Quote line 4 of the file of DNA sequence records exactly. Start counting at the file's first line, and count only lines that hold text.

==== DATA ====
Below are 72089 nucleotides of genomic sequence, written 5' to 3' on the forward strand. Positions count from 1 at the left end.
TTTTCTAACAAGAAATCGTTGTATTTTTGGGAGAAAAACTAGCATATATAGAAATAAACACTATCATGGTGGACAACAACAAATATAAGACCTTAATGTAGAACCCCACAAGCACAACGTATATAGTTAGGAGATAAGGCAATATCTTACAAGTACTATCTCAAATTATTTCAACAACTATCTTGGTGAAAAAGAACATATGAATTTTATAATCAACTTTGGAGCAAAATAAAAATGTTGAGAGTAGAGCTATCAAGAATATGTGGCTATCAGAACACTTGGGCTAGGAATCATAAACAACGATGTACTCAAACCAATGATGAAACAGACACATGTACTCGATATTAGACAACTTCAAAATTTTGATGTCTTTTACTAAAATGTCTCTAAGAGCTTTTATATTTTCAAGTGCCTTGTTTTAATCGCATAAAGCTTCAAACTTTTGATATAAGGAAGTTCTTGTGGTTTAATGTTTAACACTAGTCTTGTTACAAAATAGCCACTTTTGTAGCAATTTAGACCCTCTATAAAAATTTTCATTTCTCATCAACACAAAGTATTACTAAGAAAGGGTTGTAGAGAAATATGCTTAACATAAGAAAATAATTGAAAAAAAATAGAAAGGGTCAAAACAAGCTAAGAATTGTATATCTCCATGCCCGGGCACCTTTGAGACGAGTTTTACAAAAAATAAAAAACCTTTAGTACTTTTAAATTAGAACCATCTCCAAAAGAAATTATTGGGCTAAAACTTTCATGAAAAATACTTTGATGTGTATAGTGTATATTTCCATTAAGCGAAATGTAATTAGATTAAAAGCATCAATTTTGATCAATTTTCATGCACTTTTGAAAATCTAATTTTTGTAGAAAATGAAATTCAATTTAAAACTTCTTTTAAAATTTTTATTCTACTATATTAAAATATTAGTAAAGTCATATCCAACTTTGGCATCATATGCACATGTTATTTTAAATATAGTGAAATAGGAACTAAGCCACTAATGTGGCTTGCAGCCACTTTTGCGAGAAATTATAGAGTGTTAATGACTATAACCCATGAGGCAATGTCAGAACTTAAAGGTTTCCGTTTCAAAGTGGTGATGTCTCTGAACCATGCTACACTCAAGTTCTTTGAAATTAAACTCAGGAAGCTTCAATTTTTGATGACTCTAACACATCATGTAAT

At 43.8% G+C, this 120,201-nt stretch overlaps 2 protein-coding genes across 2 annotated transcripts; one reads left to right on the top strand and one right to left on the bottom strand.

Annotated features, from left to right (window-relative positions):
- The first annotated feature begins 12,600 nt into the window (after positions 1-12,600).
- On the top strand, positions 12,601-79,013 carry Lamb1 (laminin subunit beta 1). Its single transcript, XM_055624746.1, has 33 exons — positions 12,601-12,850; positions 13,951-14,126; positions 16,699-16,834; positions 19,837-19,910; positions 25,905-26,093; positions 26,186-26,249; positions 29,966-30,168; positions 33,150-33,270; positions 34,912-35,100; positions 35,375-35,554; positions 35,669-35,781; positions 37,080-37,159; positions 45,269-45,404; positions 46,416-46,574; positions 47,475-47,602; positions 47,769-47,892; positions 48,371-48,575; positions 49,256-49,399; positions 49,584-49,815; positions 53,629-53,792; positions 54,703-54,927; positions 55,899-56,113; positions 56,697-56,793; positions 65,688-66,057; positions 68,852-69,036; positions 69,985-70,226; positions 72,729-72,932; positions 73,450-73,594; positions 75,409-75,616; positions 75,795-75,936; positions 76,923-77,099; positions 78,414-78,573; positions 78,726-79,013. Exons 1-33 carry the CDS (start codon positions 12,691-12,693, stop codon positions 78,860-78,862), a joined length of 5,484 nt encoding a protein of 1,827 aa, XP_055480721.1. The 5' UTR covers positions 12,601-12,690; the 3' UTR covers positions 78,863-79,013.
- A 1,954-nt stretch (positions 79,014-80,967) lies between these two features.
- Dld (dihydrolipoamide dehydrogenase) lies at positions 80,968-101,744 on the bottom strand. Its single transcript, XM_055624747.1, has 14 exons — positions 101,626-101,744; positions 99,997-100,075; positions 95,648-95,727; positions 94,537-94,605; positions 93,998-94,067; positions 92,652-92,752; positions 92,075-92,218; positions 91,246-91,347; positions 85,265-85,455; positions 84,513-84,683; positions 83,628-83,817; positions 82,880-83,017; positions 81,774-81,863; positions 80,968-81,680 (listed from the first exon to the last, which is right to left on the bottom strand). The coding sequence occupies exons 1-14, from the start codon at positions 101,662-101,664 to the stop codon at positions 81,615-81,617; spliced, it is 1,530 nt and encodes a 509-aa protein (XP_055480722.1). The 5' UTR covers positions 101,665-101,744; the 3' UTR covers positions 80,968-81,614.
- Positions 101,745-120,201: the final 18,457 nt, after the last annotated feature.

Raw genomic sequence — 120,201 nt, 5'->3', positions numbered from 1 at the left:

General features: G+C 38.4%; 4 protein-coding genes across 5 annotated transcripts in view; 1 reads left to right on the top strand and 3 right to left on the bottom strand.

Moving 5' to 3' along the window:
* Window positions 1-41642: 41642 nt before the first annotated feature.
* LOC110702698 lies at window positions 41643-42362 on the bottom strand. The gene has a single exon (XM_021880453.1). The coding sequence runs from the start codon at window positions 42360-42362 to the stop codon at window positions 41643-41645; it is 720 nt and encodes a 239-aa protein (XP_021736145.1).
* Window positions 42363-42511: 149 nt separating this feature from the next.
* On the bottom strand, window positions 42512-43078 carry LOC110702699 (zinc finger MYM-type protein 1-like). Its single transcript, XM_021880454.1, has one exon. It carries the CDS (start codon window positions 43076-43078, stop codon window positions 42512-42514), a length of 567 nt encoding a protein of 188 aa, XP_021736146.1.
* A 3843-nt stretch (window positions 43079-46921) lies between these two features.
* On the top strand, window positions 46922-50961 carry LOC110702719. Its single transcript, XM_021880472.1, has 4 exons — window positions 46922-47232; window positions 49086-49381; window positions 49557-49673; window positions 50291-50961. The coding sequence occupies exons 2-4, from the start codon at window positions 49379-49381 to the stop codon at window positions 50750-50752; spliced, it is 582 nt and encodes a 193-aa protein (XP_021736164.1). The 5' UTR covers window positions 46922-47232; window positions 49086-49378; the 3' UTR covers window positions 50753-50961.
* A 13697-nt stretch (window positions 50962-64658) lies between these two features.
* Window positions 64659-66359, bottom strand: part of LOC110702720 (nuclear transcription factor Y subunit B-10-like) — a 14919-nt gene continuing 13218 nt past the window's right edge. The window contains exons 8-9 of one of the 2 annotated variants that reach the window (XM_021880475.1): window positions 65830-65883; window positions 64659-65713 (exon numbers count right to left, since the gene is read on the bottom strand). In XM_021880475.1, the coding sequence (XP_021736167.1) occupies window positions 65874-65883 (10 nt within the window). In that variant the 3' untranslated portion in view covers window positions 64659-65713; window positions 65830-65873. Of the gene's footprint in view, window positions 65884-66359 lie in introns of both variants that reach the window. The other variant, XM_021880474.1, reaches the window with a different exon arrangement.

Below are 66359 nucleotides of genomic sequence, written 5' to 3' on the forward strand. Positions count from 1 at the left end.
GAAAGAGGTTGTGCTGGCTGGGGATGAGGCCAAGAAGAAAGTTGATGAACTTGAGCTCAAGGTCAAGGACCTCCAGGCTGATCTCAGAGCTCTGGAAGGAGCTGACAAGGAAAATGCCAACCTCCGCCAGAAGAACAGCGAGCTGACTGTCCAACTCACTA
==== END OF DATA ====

Annotated features, from left to right (window-relative positions):